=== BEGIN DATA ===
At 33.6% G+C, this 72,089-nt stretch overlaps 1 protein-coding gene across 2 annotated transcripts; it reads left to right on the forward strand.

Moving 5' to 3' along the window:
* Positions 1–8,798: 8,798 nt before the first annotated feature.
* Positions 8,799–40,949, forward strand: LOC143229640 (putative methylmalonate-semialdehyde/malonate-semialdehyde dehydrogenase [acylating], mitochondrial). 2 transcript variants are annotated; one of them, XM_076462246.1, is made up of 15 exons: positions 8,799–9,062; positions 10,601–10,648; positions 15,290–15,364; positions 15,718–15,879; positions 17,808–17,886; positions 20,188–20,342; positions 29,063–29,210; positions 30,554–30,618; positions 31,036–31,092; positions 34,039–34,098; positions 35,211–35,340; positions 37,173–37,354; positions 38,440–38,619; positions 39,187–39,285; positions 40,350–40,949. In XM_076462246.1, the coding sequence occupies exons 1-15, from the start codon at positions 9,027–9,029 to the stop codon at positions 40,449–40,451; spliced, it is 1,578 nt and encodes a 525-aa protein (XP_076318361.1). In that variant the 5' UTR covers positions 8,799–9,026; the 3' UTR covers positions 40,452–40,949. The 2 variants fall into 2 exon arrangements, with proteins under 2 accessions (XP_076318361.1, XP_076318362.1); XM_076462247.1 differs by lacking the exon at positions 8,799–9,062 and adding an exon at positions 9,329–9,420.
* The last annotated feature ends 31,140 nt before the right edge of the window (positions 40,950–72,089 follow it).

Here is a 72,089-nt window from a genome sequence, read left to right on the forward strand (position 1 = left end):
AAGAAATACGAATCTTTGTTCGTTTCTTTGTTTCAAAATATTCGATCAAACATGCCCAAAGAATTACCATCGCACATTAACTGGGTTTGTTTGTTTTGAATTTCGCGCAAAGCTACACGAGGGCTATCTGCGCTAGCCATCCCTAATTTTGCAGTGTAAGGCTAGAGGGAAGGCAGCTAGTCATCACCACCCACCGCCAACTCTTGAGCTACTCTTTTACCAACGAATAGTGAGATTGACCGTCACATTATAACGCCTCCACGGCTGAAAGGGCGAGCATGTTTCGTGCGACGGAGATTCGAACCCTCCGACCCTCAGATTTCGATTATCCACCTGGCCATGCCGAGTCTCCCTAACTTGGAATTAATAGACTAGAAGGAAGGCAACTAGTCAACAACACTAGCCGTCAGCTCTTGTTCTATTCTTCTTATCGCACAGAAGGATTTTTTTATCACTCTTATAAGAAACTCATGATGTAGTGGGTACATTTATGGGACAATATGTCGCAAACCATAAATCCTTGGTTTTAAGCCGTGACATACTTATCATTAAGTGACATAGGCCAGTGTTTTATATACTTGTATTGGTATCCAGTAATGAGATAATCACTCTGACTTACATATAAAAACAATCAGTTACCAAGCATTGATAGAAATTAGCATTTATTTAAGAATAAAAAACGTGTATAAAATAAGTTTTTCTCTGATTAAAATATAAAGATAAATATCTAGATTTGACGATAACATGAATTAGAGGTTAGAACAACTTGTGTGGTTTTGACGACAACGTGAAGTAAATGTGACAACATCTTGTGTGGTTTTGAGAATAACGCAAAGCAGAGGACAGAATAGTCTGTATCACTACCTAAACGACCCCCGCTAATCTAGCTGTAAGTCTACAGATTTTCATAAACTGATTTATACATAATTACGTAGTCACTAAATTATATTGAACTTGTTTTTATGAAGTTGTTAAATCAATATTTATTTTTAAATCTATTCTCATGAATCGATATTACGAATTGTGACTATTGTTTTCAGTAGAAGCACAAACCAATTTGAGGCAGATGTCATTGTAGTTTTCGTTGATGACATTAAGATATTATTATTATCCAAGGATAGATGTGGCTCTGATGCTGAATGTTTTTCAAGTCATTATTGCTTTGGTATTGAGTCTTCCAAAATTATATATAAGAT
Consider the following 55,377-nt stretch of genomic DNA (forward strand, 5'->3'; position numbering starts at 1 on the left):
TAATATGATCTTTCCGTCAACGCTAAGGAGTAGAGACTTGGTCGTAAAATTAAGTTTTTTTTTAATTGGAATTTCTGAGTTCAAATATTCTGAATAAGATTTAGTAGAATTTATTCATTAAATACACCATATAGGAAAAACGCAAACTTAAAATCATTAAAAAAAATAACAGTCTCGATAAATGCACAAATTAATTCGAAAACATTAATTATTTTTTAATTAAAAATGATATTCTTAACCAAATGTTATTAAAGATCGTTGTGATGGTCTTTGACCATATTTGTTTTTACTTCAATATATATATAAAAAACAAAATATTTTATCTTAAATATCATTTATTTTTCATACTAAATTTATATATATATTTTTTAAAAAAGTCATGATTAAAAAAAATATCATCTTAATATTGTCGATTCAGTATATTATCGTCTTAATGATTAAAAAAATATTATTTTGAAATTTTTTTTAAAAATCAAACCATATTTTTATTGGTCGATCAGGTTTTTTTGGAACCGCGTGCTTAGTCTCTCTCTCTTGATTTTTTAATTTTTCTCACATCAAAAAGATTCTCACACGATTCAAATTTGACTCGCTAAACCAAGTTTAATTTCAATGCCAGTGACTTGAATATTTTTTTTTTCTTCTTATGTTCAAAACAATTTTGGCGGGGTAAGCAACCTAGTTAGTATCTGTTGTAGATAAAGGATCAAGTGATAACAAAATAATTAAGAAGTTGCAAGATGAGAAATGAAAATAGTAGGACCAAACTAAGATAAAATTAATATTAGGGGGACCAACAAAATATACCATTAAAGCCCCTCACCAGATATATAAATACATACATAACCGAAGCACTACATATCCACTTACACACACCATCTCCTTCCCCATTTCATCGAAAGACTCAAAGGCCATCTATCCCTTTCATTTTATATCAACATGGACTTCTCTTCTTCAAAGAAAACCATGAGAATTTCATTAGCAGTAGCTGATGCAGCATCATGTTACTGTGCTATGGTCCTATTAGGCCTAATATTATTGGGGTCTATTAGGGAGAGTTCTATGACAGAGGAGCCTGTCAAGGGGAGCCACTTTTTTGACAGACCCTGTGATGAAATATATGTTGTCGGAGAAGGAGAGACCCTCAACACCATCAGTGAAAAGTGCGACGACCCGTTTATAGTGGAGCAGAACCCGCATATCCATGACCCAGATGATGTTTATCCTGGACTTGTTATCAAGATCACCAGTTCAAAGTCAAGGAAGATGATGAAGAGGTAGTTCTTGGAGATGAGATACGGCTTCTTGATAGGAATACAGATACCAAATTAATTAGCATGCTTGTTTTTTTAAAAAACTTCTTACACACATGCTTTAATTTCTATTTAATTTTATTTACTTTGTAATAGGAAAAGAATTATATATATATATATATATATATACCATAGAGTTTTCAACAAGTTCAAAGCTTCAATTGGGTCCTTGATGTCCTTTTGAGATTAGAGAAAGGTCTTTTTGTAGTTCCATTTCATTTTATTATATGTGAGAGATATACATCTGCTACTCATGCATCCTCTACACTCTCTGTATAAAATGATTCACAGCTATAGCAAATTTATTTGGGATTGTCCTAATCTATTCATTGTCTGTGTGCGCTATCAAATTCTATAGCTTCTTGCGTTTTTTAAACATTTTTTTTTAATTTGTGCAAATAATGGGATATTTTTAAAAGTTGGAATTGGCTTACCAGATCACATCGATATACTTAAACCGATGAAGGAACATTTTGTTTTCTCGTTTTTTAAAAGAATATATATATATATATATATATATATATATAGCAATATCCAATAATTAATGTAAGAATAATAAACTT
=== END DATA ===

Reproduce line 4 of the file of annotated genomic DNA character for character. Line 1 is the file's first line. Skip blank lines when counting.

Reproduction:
* Positions 8,799–40,949, forward strand: LOC143229640 (putative methylmalonate-semialdehyde/malonate-semialdehyde dehydrogenase [acylating], mitochondrial). 2 transcript variants are annotated; one of them, XM_076462246.1, is made up of 15 exons: positions 8,799–9,062; positions 10,601–10,648; positions 15,290–15,364; positions 15,718–15,879; positions 17,808–17,886; positions 20,188–20,342; positions 29,063–29,210; positions 30,554–30,618; positions 31,036–31,092; positions 34,039–34,098; positions 35,211–35,340; positions 37,173–37,354; positions 38,440–38,619; positions 39,187–39,285; positions 40,350–40,949. In XM_076462246.1, the coding sequence occupies exons 1-15, from the start codon at positions 9,027–9,029 to the stop codon at positions 40,449–40,451; spliced, it is 1,578 nt and encodes a 525-aa protein (XP_076318361.1). In that variant the 5' UTR covers positions 8,799–9,026; the 3' UTR covers positions 40,452–40,949. The 2 variants fall into 2 exon arrangements, with proteins under 2 accessions (XP_076318361.1, XP_076318362.1); XM_076462247.1 differs by lacking the exon at positions 8,799–9,062 and adding an exon at positions 9,329–9,420.